Opioid Crisis, Nurse Case Managers, & RX Drug Companies

 

In many workers' compensation cases, the insurance adjuster will assign a registered nurse to be the Nurse Case Manager for the claim. This person is supposedly working for the benefit of the claimant to make sure that they get all of the proper medical treatment. However, they are hired and paid by the insurance company so their duty is not to the injured worker; it's to the insurance company. They, for the most part, are managing the case to make sure that their financial exposure is as limited as it can be. That means paying you less, authorizing less medical treatment, and pushing you to less costly treatment (even if that's not the best for your condition).

There are exceptions to the rule and some Nurse Case Managers are advocating for the client, but these are very few and far between.

In addition to having a Nurse Case Manager, some insurance companies will also hire a prescription drug management company such as the one referenced in this article. We have seen prescription cards being issued to our clients that are not activated. We have also seen prescription cards promised to clients that don't come. It's unfortunate, but true. Some medications are pain-management related and some are prescribed to deal with a certain condition. Most of the time, medication needs to be taken regularly and there are physical consequences to having a medication lapse. Workers' comp insurance adjusters don't seem to understand this. Instead they cause interruptions in medical treatment of all kinds: physical therapy, routine doctors' appointments, and medications.

The New York Times conducted a study showing that the price of prescription drugs is at the top of the healthcare concerns for consumers. According to this article, the less expensive choices for prescription drugs are also more addictive. In an environment where healthcare is more expensive and opioids very addictive, we are seeing companies like OptumRx suggest the more addictive options in order to manage their own costs.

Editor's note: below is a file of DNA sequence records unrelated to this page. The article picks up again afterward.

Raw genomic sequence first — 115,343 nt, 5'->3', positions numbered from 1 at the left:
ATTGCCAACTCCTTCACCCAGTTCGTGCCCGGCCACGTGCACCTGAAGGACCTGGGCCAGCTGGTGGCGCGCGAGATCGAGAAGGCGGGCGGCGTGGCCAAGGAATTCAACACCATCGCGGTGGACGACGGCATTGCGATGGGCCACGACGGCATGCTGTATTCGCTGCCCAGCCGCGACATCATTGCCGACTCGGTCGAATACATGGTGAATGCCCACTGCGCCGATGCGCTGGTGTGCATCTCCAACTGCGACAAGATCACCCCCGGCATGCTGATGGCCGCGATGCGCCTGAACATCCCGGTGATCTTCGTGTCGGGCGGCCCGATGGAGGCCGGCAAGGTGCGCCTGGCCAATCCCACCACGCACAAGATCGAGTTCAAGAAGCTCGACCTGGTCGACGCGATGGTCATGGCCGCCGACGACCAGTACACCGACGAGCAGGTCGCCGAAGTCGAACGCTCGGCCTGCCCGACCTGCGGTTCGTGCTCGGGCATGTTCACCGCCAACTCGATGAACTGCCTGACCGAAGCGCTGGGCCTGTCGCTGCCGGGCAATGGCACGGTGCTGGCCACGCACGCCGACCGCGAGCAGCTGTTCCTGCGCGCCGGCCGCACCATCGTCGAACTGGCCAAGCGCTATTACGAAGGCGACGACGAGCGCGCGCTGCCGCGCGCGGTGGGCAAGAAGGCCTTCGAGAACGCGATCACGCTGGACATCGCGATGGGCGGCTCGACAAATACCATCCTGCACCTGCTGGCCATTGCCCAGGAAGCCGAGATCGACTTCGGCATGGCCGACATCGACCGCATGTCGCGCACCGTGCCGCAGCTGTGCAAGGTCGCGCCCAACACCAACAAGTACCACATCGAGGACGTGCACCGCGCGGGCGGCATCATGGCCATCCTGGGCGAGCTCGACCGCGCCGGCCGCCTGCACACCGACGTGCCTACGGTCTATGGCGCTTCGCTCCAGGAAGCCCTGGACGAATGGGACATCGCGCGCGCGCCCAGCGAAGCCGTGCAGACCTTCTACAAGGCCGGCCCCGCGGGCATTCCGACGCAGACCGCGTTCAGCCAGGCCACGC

As legitimate and serious on-the-job injuries often require surgery, injured workers need pain management for their medical condition, and that often includes opioid medications. As a result, many are at risk for long-term opioid use and addiction: the workers' comp insurance company should be doing everything it can to prevent (or lessen the risk) of this happening.  Why? Obviously, that's best for the injured worker, but it also costs the insurance company less in the long run. If you become addicted to opioids from a work injury, the workers' comp insurance company owns it.  We've had people go through expensive detox treatments and facilities, paid for by workers' comp.

If you have been assigned a nurse case manager or a prescription drug company and aren't sure of your rights about your medical care or benefits, give us a call today at 202-393-3320. You can speak with a real person today for no cost and no obligation and we'll get you some great information that can help you through the difficult, complicated, insurance system of workers' comp.

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